[Paleopsych] Widsom of crowds
tramont at iinet.net.au
Sun Sep 19 06:40:25 UTC 2004
While we are discussing the wisdom of groups...
I am presently working on a chapter in my book with the following
sub-section. It is based on my encounter with "aliens" while I was on a
fishing trip. This is a true story. Read on. What is it about
across-species interactions that might impact on the development of
I was on a fishing trip some years ago with some friends, when I stayed at
a cottage out in the country. I chose the granny flat at the back of the
house, which was situated alongside the back door of the house, opening up
onto the back porch.
One cool, misty morning I woke up to a thump on the back porch. I opened
the door of the granny flat, and there it was, the alien, hesitantly
hobbling up the wooden steps, onto the porch and into the kitchen.
I looked down to the back yard, and there, about ten metres in front of me,
a troop of about six other aliens stood in anticipation, watching their
comrade, as if urging her on by telepathy, "go on, go on. Go inside! Check
it out!" The leader of the group stood closest to me, with his troop
gathering behind him. He was obviously their leader, calmly surveying
proceedings, while the others seemed eager for some action.
It was time for breakfast, so I followed the alien inside the house, urging
her on. And inside, to my astonishment, there was already an alien in the
kitchen! I could not believe it! My five friends were standing around
sipping on their coffees, as if nothing extraordinary was going on. The
alien that was already inside was as tall as a man, and she was helping
herself to the food on the table. She seemed to be motioning to the fridge,
as if asking us to open it.
I grabbed the coffee that was waiting for me on the table, and joined three
of my friends to discuss these strange goings on. The alien that I ushered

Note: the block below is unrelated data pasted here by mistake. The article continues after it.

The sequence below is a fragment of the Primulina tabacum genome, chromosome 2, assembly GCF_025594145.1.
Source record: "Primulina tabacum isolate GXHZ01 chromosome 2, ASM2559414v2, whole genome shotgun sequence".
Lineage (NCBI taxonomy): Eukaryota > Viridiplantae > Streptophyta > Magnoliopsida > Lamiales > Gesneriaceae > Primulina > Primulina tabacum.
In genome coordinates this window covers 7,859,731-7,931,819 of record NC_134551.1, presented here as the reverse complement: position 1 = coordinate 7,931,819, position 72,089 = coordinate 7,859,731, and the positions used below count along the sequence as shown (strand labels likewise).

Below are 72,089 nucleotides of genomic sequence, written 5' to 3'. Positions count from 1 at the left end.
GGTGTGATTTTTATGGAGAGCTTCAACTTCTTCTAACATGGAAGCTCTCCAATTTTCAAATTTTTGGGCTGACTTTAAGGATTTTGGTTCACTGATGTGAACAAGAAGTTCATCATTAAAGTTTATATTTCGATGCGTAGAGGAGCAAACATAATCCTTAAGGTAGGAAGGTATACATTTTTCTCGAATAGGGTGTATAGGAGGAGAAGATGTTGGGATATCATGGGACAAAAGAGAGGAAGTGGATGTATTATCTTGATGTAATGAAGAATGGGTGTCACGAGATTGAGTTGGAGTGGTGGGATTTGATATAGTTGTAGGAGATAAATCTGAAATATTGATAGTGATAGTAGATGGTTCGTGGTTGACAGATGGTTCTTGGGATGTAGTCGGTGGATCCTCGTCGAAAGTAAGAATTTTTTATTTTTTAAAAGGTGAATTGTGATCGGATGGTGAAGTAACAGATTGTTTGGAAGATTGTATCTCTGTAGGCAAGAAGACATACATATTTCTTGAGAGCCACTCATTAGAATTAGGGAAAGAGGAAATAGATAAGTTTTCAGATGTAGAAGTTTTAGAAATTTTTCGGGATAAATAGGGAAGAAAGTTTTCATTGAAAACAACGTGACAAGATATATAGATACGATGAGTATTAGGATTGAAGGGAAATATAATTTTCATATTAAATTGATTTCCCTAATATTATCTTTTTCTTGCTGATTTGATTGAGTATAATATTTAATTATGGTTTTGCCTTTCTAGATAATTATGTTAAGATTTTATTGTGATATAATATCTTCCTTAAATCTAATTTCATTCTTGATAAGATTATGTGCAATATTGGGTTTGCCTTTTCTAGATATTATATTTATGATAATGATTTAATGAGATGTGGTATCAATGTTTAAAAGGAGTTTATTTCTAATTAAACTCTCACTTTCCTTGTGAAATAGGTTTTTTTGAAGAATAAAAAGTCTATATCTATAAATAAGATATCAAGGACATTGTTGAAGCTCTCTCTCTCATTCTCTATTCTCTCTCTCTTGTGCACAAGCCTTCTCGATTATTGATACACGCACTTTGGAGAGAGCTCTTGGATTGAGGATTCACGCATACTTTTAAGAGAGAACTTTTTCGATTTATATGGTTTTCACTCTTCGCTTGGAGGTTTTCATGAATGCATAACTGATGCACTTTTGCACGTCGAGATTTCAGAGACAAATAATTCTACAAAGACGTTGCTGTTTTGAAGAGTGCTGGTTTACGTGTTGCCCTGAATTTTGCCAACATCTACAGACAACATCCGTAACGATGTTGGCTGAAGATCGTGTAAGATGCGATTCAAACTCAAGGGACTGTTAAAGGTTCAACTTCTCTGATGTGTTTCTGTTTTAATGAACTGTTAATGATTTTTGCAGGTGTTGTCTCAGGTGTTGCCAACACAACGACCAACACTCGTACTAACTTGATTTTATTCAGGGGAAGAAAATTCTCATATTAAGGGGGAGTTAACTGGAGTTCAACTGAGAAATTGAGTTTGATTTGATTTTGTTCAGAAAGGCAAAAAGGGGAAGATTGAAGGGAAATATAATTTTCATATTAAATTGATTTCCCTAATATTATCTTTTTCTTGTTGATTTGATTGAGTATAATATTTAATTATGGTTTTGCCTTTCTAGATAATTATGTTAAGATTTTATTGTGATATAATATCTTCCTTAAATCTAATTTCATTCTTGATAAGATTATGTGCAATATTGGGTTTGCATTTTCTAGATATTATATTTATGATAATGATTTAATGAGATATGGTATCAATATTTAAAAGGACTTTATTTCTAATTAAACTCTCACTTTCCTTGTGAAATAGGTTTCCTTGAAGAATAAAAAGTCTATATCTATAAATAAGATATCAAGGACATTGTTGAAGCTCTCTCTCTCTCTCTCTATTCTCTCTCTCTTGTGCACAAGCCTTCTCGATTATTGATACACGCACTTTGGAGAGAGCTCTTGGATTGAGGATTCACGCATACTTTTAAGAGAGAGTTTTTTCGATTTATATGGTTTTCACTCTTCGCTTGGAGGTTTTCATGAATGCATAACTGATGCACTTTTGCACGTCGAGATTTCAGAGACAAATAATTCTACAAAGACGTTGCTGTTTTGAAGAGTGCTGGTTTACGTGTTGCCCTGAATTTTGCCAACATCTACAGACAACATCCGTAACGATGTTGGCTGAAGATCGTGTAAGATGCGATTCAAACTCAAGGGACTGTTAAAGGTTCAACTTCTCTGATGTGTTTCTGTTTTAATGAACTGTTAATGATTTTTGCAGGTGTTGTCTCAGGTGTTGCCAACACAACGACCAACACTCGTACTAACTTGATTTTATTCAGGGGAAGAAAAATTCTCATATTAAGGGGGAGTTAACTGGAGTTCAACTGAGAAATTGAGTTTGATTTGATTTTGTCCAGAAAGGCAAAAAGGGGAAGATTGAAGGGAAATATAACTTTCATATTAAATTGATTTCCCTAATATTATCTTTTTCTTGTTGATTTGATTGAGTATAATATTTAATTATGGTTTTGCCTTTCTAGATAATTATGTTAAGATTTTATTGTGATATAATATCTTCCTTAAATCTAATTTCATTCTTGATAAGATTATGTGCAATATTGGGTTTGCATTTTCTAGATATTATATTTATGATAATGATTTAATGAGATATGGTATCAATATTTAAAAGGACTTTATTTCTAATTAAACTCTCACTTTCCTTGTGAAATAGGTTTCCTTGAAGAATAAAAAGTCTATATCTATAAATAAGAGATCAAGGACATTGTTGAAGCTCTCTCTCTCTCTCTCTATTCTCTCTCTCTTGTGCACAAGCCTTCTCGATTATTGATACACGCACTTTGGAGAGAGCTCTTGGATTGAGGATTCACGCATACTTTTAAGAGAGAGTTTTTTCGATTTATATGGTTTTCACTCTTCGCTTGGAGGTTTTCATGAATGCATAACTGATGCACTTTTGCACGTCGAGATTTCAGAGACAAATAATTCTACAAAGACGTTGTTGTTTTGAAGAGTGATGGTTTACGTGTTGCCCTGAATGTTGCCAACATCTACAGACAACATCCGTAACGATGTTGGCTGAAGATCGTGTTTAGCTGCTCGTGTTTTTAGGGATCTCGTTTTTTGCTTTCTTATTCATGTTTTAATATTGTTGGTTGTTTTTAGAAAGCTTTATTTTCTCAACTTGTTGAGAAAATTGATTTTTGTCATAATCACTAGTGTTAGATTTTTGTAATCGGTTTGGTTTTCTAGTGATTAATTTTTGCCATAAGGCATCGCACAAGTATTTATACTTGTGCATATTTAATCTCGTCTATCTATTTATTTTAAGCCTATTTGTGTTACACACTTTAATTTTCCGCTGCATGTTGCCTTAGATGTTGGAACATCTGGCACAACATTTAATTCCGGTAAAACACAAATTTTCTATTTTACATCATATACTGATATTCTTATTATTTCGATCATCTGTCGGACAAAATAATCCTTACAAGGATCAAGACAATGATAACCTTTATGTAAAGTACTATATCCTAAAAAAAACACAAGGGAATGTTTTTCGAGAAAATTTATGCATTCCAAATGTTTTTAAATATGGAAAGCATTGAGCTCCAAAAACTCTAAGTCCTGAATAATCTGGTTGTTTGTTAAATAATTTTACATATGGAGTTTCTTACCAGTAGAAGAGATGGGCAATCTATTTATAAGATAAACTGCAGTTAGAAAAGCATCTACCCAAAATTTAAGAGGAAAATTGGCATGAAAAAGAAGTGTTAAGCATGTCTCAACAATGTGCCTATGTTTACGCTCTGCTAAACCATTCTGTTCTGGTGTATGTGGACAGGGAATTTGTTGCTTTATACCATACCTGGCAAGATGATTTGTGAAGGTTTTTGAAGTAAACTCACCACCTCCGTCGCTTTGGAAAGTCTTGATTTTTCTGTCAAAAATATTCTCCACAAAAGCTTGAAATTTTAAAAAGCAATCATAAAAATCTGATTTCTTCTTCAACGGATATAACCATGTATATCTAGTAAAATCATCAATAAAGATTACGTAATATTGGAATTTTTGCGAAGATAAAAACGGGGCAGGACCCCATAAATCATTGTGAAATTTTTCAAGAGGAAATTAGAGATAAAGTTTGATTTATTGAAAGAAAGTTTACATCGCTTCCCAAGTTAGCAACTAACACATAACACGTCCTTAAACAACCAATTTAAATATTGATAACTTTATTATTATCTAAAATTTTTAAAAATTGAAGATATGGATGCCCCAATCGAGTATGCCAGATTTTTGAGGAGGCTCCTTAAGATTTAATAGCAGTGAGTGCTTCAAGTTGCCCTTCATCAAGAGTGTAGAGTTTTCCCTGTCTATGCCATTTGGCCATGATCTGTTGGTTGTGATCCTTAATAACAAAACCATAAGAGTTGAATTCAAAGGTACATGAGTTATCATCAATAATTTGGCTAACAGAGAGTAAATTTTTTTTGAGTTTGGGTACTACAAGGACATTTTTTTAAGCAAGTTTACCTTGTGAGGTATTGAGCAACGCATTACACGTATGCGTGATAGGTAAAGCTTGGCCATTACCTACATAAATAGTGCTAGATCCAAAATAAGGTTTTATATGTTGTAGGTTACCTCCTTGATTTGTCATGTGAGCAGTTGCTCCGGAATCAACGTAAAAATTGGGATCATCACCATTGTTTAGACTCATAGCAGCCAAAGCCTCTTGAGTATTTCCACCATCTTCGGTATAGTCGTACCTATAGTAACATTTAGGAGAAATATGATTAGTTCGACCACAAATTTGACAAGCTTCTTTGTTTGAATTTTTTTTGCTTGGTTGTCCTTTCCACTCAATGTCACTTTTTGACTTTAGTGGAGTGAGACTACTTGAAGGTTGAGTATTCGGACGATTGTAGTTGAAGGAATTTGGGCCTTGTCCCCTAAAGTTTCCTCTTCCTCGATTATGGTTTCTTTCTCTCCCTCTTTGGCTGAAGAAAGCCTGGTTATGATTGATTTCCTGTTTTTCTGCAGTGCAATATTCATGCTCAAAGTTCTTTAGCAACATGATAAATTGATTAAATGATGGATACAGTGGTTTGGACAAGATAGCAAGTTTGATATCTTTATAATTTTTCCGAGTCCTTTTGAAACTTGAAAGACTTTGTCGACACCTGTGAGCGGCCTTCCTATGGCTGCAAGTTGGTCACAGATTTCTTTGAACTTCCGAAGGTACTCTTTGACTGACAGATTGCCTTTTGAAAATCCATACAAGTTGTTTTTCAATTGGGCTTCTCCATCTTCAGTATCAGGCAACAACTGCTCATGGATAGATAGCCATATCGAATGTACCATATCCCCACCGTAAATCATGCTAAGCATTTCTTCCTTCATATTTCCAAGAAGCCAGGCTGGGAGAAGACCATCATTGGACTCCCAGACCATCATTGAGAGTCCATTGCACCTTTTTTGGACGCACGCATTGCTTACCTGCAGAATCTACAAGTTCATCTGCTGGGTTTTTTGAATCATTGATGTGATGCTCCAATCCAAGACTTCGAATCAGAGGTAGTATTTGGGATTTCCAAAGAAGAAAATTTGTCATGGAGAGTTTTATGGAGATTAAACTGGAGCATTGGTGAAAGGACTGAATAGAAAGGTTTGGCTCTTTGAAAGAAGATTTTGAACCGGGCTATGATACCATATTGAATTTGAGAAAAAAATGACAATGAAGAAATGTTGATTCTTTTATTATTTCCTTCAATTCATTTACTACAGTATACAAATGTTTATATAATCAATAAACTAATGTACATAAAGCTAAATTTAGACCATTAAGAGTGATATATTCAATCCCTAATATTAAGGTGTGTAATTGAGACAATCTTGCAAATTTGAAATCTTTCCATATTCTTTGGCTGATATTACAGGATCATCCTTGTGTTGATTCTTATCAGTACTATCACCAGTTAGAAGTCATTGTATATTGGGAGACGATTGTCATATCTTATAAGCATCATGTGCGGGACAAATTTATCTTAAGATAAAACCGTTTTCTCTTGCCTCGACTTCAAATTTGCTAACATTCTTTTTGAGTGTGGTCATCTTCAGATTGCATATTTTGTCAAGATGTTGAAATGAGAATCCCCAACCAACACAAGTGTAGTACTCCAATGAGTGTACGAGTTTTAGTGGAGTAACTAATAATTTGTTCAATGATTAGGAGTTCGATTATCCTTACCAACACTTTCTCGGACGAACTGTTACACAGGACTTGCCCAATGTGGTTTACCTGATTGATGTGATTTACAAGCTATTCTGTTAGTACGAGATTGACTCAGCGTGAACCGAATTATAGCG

up the steps stood across from me, and she made her way between two of my
friends, as if to join in the conversation. Of course, she didn't say
anything, as she couldn't speak. My friends and I made her welcome, so she
just calmly stood there, perhaps trying to observe what strange ritual we
were partaking of.
After about ten minutes, we heard another thump at the back door, as a
third alien made her way up the steps. She obviously realized that it was
ok to come in, now that her friends had broken the ice. She made her way
alongside me. So there we stood, in the kitchen in a circle, three of my
friends along with two aliens.
We were warming to the novelty of having these aliens standing with us. We
got back to our plans for the day's fishing. Ron showed me his box of trout
lures. He explained that he was going to go to the lake to see if he can
catch one of the big trout that was rumoured to be lurking there. I told
him I'd rather be fishing on the river.
Alex was tired. He was going to go back to bed and see how he felt once he
woke up again.
I gently touched the alien next to me on her shoulder. She twitched
nervously. She really did not like it. Obviously, she was not used to it.
So I promptly removed my hand. But she wasn't shy about trying to get my
coffee out of my hand.
The alien across from me was also keen to sample some of our earthly
concoctions, shifting her gaze between my friends and her comrade next to
the fridge. She also seemed to be drawn to the fridge.
I was mindful of the rest of their troop waiting outside. Weren't any of
our guests in the kitchen going to report back to their comrades? Weren't
they going to invite them inside? I said to the alien next to me, "go on,
invite your friends in". She did not understand me.
I was keen to get some fishing in for the day. I excused myself from our
group of five and went to prepare.
It was an event that I will never forget. Of course, our three guests were
not aliens from another planet at all. They were kangaroos from the
surrounding bush. They were in the house primarily for one reason. Food.
Obviously, they had become rather tame because of tourists that feed them.
Does this manner of socialization suggest that this particular tribe might
be experiencing what, over a sustained period of time, would result in
evolution to some higher life-form?
Inside that kitchen, their character seemed to be that of grasping
opportunistically at food scraps. Their friends waiting outside in
anticipation wanted them to take the risk to venture into the house - they
were too afraid to enter. If their friends got into trouble inside, they
would be very unlikely to valiantly enter the house to come to their
rescue. Rather, they would flee for the bush. There is little among
kangaroos that we would identify with honour or courage. Or perhaps, might
we be pleasantly surprised?
Nonetheless, in the course of this remarkable encounter, the observation
remains that there seemed something humanly tribal and intelligent about
them. Their behaviour did not seem too unlike the sort of behaviour we
might expect from an isolated, primitive human tribe chancing upon contact
for the first time with "civilized" humans.
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